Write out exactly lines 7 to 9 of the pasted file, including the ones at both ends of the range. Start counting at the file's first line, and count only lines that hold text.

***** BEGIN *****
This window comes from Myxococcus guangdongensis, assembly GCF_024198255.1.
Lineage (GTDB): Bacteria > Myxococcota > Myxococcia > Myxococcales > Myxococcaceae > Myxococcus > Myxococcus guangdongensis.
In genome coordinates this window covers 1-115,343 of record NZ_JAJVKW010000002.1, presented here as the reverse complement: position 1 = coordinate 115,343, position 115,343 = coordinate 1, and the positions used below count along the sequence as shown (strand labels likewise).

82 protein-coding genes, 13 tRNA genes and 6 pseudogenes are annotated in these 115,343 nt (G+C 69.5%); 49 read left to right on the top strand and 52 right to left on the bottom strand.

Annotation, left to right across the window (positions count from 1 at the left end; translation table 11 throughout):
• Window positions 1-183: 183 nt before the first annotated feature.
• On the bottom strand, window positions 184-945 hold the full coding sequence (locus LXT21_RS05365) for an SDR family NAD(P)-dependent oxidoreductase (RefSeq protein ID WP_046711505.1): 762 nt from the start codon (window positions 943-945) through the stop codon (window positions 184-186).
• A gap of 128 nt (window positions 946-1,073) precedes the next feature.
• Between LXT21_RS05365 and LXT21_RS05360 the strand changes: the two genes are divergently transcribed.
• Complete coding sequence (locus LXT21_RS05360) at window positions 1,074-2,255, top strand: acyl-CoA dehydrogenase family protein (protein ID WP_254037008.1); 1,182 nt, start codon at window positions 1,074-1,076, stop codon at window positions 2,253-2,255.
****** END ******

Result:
• On the bottom strand, window positions 184-945 hold the full coding sequence (locus LXT21_RS05365) for an SDR family NAD(P)-dependent oxidoreductase (RefSeq protein ID WP_046711505.1): 762 nt from the start codon (window positions 943-945) through the stop codon (window positions 184-186).
• A gap of 128 nt (window positions 946-1,073) precedes the next feature.
• Between LXT21_RS05365 and LXT21_RS05360 the strand changes: the two genes are divergently transcribed.